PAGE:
Together with individuals who stood up against job discrimination, businesses that committed to being "equal opportunity" employers, and their tireless advocates, the EEOC has worked successfully to advance its mission to stop and remedy unlawful employment discrimination so that the nation can realize the vision of Title VII and of the EEOC: justice and equality in the workplace. Never before has our nation enjoyed greater inclusivity in the workplace and better reflected the diversity of the American people.
Nevertheless, the goals of Title VII and the Civil Rights Act of 1964 in its entirety are not yet achieved, and the "unalienable rights" and "blessings of liberty" promised in the nation's founding documents, which we also celebrate this week in July, are still elusive for too many people. The EEOC receives nearly 100,000 charges of discrimination each year, with retaliation and racial discrimination remaining our greatest challenges. Moreover, too many women are paid less or shut-out of job opportunities; too many people are forced to choose between their jobs and religious beliefs; too many workers are segregated on the basis of national origin; too many persons with disabilities are excluded from jobs they are qualified to hold; too many older workers are screened out of job opportunities because of their age; and too many LGBT employees suffer harassment in the workplace based upon stereotypes. Therefore, this generation is - as was the generation before it -- still called upon to "continue the unending search for justice."
In our most recent Strategic Plan, the EEOC recommitted itself to: 1) Combating employment discrimination through strategic law enforcement; 2) Preventing employment discrimination through education and outreach; and 3) Delivering excellent and consistent service through a skilled and diverse workforce and effective systems. View the full plan and the Strategic Enforcement Plan at http://www.eeoc.gov/eeoc/plan/. By focusing on these objectives, the EEOC strives to eliminate the unlawful employment discrimination practices that have prevented our country from realizing Title VII's full promise in the past and that may threaten its achievement in the future.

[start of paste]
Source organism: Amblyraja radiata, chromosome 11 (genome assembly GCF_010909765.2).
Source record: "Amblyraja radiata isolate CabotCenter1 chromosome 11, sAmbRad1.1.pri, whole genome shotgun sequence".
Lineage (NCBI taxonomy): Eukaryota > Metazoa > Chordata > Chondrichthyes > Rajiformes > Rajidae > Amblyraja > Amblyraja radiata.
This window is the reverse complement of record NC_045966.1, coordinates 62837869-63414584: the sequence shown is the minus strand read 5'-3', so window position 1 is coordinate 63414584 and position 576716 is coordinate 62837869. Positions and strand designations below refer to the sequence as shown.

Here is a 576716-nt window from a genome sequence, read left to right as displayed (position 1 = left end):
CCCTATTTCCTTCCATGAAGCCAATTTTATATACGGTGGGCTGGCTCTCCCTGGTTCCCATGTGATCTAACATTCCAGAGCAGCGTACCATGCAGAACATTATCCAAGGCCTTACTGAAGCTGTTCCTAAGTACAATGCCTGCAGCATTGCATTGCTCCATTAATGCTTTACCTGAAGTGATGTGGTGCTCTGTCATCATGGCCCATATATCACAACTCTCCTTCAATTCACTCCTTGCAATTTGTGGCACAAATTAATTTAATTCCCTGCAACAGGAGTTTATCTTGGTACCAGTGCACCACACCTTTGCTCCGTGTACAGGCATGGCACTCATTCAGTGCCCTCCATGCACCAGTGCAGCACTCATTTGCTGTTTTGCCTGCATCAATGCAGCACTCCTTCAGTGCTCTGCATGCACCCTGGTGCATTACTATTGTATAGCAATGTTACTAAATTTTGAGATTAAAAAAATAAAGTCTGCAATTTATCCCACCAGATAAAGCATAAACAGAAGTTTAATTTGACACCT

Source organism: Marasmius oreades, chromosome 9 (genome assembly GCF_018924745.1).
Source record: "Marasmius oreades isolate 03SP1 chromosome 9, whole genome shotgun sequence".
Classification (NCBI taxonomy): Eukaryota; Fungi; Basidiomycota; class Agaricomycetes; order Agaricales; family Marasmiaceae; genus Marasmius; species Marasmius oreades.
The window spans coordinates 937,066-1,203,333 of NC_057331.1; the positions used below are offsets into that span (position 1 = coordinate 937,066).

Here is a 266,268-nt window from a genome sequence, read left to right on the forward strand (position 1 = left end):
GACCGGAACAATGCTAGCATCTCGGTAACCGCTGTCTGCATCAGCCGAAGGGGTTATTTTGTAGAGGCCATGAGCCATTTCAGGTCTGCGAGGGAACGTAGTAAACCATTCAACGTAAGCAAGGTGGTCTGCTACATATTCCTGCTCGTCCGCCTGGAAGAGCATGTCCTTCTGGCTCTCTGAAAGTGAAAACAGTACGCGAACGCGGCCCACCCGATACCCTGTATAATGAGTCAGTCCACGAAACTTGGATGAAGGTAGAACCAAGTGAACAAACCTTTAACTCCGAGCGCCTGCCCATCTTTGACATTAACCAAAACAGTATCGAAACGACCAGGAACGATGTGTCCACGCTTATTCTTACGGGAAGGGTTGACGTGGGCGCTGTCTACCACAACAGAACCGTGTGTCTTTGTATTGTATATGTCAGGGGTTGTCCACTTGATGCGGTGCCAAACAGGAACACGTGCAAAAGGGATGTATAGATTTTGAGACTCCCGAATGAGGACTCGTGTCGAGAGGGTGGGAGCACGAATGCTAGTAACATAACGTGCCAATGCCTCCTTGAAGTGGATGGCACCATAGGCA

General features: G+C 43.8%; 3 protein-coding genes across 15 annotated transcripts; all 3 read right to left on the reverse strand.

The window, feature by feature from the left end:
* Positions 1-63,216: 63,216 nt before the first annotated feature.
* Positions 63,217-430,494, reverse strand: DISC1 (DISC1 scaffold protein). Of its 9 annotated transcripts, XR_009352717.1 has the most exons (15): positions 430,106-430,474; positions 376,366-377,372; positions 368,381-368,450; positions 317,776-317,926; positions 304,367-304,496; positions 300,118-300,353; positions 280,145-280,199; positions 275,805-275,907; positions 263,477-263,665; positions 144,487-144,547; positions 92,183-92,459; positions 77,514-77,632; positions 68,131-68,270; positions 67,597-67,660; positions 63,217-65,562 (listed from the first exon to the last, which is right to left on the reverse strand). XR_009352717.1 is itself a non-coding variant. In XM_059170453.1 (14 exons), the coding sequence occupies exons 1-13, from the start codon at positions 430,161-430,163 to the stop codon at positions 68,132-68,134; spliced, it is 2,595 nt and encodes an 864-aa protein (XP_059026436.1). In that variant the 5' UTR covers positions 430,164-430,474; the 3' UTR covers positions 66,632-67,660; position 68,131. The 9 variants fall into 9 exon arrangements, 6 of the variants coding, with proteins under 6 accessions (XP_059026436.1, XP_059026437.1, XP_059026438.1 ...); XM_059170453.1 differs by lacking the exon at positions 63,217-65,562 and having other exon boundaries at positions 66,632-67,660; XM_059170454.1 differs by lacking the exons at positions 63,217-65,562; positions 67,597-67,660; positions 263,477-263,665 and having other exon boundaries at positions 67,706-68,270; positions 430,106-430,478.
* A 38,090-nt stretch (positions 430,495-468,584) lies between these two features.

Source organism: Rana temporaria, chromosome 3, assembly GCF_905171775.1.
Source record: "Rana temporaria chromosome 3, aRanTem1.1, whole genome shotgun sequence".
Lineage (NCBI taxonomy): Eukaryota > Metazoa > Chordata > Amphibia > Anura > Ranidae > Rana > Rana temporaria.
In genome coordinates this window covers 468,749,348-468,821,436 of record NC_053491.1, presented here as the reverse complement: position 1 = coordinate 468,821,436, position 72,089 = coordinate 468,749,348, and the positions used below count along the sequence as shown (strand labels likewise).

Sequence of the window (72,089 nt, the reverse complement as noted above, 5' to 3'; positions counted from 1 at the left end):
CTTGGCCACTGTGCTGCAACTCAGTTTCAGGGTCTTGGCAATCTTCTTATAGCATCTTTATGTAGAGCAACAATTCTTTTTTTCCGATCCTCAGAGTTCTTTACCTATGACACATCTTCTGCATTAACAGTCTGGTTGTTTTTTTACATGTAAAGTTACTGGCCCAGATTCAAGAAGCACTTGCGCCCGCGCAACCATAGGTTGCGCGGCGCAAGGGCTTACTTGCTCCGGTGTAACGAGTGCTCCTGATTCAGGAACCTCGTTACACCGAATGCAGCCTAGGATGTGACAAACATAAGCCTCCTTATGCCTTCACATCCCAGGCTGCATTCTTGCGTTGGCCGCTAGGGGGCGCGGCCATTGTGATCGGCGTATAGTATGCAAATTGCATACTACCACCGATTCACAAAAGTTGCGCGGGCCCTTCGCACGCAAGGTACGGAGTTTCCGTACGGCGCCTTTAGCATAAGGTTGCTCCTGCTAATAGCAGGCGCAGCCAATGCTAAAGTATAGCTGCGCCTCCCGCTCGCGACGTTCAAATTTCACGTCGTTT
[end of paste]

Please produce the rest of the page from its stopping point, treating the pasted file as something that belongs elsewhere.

Just as we are the best measure of success for the men and women who fought for and passed the Civil Rights Act of 1964, the best measure of our success will be how the workplace operates when our children enter it. Fifty years after Title
VII's passage and nearly fifty years after opening our doors, the men and women of the EEOC are more committed than ever to ensuring that equal employment opportunity is not only promised by the law but also becomes a reality throughout the nation.
I am proud to serve alongside Vice Chair Jenny Yang, Commissioners Constance S. Barker, Chai R. Feldblum and Victoria A. Lipnic, General Counsel P. David Lopez and more than 2,000 EEOC employees serving the public in 53 offices across the United
States and in the Commonwealth of Puerto Rico. We all look forward to an inspiring, educational, and productive 50th Anniversary year honoring the signing of the Civil Rights Act of 1964 and our opening in 1965!